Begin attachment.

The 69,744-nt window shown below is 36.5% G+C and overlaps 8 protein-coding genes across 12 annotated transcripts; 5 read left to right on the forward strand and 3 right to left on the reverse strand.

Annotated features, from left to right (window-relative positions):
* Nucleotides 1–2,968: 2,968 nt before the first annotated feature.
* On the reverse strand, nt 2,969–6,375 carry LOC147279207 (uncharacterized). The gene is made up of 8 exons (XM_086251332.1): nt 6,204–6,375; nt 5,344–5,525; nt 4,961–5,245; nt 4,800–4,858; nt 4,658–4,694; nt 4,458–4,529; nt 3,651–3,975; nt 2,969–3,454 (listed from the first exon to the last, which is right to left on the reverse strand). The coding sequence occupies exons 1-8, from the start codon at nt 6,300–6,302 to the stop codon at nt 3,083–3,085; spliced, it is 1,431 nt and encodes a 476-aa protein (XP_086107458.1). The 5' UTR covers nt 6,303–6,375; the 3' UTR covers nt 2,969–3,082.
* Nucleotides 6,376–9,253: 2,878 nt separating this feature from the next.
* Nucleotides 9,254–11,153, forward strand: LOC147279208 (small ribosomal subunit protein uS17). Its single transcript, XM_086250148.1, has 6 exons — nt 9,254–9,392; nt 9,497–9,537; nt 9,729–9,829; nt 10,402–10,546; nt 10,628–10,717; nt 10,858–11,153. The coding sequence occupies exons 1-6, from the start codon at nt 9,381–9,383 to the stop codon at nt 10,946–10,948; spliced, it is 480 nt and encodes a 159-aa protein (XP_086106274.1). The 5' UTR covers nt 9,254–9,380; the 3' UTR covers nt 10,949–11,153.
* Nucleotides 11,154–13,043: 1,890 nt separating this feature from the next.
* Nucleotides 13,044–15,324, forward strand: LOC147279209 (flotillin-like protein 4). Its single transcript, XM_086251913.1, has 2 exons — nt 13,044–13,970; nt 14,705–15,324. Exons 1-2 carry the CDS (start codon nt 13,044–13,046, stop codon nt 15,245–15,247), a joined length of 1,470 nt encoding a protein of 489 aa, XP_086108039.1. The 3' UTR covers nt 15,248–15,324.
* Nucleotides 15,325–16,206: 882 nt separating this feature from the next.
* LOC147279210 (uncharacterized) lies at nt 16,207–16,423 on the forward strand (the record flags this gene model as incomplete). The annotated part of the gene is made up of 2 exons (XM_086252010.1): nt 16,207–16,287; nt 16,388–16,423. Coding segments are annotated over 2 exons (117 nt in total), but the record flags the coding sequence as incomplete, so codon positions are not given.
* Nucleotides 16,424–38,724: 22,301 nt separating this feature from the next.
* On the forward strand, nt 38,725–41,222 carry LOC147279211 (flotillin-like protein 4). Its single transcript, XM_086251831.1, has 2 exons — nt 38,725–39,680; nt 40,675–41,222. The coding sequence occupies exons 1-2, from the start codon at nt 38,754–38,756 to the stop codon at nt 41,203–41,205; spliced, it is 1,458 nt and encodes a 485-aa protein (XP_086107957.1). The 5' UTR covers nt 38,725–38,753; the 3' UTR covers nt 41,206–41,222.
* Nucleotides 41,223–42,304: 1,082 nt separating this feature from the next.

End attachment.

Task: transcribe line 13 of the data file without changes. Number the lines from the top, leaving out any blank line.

* Nucleotides 41,223–42,304: 1,082 nt separating this feature from the next.